5 Selfie Worthy Artist-Built Environments

Picture yourself among the chicken bones, concrete and glitter!

Scholars, artists, preservationists, educators, curators, art historians, collectors and devotees will delve into the complex and fascinating subject of artist-built environments during The Road Less Traveled, a three-day conference, Sept. 27-29, 2017, at the John Michael Kohler Arts Center. Click here for attendee information so you can plan your trip to Sheboygan, WI. #roadlesstraveled2017 

Check out five amazing artist-built environments with ties to JMKAC. Every one of the enviros will make you wish for a teleportation app and a selfie stick. Enjoy!

  1. Embrace the playfulness of Mary Nohl’s cottage

On view through Aug. 20 at the John Michael Kohler Arts Center, Greetings, Salutations and Boo features a reinstallation of Mary Nohl’s living room from her lakeside artist-built environment in Fox Point, Wis. Photo: John Michael Kohler Arts Center

On view through Aug. 20 at the John Michael Kohler Arts Center, Greetings, Salutations and Boo features a reinstallation of Mary Nohl’s living room from her lakeside artist-built environment in Fox Point, Wis. Photo: John Michael Kohler Arts Center

See yourself amidst the cottage environment created by Mary Nohl on the shore of Lake Michigan. Whimsical concrete statues, wood carvings, paintings and interior furnishings are arranged in the gallery to evoke her charming home. A re-creation of her living room and a panoramic photo of the lake transport exhibition visitors.

2. A machine for healing from Emery Blagdon

Artist built environments. Installation view of the Healing Machine at JMKAC.

Installation view of the Healing Machine at JMKAC.

Over 30 years, Emery Blagdon (1907–1986) built an increasingly dense environment filled with sculptures made of baling wire and aluminum foil, brightly colored paintings, hand-painted lightbulbs, salts, and other organic matter. Blagdon called this constantly changing installation “The Healing Machine.” His intent was to channel the earth’s energies to alleviate pain and illness. Let the healing begin!

3. A room at the Hotel Chelsea

Artist-built environments: Gallery view of Volumes: Stella Waitzkin + Rita Barros at the JKMAC.

Gallery view of Volumes: Stella Waitzkin + Rita Barros at the JMKAC.

Stella Waitzkin, The Wreck of the UPS (installation view), c. 1993–2003. John Michael Kohler Arts Center Collection, gift of the Waitzkin Memorial Library Trust and Kohler Foundation, Inc.

Stella Waitzkin, The Wreck of the UPS (installation view), c. 1993–2003. John Michael Kohler Arts Center Collection, gift of the Waitzkin Memorial Library Trust and Kohler Foundation, Inc.

Stella Waitzkin (1920–2003) fashioned her own personal vision, composing an art environment in her small fourth floor apartment at the famed Hotel Chelsea in New York City. Artist Rita Barros has documented the vibrant and ever evolving spirit of the hotel, a haven for creatives of all walks including Beat writers, musicians, filmmakers, and visual artists.

 

4. Meet the Original Rhinestone Cowboy and visit the Beautiful Holy Jewel Home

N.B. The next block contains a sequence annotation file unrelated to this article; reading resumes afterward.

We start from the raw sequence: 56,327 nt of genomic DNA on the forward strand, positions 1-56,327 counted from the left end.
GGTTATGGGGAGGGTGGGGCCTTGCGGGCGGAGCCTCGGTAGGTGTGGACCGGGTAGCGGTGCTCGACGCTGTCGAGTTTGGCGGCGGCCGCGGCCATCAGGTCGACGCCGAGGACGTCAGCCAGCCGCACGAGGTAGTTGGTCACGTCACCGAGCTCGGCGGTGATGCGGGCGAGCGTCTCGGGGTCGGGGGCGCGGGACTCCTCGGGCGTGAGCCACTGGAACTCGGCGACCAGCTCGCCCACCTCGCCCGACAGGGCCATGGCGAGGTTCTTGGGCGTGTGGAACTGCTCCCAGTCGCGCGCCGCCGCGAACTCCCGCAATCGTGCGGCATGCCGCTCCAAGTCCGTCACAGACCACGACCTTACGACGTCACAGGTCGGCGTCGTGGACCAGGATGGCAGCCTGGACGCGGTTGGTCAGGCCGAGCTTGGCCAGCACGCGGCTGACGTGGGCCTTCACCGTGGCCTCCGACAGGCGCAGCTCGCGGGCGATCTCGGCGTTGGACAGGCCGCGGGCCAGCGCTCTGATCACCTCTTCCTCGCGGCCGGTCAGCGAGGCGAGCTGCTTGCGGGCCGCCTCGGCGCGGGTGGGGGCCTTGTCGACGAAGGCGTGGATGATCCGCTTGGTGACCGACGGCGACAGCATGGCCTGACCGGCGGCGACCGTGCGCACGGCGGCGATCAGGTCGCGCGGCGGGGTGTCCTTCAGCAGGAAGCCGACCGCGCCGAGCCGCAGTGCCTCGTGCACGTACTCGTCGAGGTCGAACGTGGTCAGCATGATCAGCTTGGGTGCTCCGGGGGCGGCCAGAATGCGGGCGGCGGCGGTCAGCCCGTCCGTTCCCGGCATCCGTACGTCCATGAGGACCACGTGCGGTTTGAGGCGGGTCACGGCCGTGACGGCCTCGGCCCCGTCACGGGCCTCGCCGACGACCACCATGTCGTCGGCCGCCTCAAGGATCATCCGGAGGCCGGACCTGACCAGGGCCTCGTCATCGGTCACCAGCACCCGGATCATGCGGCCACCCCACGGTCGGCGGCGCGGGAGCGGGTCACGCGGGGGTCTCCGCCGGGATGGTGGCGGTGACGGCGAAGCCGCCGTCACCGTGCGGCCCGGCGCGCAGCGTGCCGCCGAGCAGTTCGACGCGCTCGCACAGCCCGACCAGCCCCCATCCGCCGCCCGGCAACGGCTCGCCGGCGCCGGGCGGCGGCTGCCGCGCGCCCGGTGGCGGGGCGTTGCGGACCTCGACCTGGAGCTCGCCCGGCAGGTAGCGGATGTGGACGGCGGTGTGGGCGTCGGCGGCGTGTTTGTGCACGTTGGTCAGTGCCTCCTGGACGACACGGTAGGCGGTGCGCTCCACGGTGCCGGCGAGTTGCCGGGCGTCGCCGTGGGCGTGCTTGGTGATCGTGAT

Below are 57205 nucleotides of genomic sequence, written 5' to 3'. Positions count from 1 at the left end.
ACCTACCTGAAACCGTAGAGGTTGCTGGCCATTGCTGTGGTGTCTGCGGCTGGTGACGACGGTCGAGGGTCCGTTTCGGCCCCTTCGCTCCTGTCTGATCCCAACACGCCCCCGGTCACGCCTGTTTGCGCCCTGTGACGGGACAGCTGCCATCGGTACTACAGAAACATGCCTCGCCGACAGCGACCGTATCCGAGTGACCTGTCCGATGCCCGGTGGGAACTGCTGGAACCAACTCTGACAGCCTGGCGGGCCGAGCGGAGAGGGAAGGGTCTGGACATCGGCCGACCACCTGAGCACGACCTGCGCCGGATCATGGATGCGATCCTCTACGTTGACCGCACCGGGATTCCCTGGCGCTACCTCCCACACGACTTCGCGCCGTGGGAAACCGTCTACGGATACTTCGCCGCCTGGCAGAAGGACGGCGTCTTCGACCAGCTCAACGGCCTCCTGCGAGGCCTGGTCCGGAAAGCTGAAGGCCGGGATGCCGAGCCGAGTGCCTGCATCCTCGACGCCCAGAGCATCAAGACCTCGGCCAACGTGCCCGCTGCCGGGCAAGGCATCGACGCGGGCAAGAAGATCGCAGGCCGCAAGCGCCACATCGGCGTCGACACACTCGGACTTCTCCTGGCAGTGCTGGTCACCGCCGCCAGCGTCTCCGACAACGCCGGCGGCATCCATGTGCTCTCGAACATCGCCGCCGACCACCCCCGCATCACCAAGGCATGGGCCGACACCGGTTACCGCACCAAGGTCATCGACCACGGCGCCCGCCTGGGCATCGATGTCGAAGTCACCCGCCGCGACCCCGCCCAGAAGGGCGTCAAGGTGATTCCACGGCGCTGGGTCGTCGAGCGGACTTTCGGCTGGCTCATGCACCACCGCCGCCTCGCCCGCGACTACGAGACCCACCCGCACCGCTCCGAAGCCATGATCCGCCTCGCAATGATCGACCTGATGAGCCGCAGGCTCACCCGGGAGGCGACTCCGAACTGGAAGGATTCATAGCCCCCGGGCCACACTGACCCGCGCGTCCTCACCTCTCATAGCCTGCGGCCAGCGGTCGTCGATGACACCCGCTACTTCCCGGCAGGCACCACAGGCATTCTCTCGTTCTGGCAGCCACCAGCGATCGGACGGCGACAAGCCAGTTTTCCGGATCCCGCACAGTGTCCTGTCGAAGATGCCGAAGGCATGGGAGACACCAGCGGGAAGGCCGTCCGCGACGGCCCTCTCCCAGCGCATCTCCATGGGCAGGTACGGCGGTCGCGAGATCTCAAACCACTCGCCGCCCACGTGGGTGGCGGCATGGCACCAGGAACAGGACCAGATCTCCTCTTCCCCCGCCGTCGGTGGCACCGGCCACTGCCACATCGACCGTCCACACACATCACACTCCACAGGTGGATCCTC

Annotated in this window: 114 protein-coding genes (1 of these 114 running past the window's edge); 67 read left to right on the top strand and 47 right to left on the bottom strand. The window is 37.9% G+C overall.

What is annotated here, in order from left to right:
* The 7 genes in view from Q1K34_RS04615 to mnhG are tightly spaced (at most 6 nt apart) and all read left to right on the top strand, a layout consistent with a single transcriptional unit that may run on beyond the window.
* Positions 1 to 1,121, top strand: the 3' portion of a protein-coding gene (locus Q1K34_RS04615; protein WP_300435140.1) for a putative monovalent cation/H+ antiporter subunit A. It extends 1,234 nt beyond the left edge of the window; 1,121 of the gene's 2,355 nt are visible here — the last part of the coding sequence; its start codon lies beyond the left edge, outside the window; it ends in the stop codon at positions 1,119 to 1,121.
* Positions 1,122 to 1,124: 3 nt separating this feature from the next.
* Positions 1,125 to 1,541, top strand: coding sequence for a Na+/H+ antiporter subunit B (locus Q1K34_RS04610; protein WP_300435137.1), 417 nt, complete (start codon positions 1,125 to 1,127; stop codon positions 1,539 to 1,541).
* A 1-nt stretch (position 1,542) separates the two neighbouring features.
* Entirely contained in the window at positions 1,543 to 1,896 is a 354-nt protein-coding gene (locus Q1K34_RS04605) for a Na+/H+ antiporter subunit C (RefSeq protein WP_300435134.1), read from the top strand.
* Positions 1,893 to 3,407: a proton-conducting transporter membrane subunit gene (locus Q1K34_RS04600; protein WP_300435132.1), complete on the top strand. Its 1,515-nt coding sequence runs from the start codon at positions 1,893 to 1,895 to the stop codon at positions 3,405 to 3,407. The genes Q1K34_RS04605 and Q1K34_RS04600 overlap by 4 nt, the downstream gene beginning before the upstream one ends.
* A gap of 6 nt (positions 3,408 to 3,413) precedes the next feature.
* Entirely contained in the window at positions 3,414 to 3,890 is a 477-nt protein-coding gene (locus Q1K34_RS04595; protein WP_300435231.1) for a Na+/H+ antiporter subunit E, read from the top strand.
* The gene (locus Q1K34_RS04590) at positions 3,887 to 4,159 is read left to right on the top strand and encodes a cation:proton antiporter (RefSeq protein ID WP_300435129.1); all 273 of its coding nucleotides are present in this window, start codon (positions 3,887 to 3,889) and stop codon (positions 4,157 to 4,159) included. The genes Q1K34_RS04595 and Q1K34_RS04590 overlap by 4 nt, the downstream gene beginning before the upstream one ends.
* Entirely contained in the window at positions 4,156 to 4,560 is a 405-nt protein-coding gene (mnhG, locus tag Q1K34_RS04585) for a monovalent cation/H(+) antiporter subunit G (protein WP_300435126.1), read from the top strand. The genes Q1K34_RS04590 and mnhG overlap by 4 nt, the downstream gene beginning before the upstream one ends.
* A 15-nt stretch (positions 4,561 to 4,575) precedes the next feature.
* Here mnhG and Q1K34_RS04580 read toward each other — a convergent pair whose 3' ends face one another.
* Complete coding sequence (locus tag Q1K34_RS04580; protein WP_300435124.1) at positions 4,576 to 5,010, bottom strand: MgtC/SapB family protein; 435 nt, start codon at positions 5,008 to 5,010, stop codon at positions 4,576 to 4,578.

Artist-built environments: Installation view at JMKAC of the Beautiful Holy Jewel Home by Loy Bowlin.

Installation view of the Beautiful Holy Jewel Home at JMKAC.

Living room view of the Beautiful Holy Jewel Home.

Living room view of the Beautiful Holy Jewel Home.

Living room ceiling view of the Beautiful Holy Jewel Home.

Living room ceiling view of the Beautiful Holy Jewel Home.

In 1975, Loy Bowlin reinvented his life and transformed into the “Original Rhinestone Cowboy.” The Beautiful Holy Jewel Home (c.1975–1990), was Bowlin’s small, extravagantly embellished home in McComb, Mississippi. The artist added sparkle galore, adorning much of the exterior and nearly every inch of the interior with cutout paper, paint, glitter, and collaged photographs and magazine illustrations.

After Bowlin’s death in 1995 the Beautiful Holy Jewel Home was on the verge of demolition. A Houston artist and collector stepped in and purchased the home. It was dismantled and later gifted to the John Michael Kohler Arts Center where it has been restored and put on view.

5. Enter the regal realm of Eugene Von Bruenchenhein

Installation view of Mythologies: Eugene Von Bruenchenhein at the John Michael Kohler Arts Center, 2017. Photo by Rich Maciejewski, courtesy of John Michael Kohler Arts Center.

Installation view of Mythologies: Eugene Von Bruenchenhein at the John Michael Kohler Arts Center, 2017. Photo by Rich Maciejewski, courtesy of John Michael Kohler Arts Center.

Artist-built environments: Chicken-bone towers, miniature thrones and ceramic vessels from the home of artist Eugene Von Bruenchenhein. Photo by Rich Maciejewski, courtesy of John Michael Kohler Arts Center

Chicken-bone towers, miniature thrones and ceramic vessels from the home of artist Eugene Von Bruenchenhein. Photo by Rich Maciejewski, courtesy of John Michael Kohler Arts Center

Despite living in abject poverty, Eugene Von Bruechenhein created an incredible universe that told the story of a man who believed he was destined for greatness. In his West Allis, Wis., home, elaborate chicken-bone towers, vibrant paintings of the cosmos, delicate miniature thrones and stunningly composed images of his wife all reference the artist’s passion and larger-than-life sense of self.

 

You may also like these articles: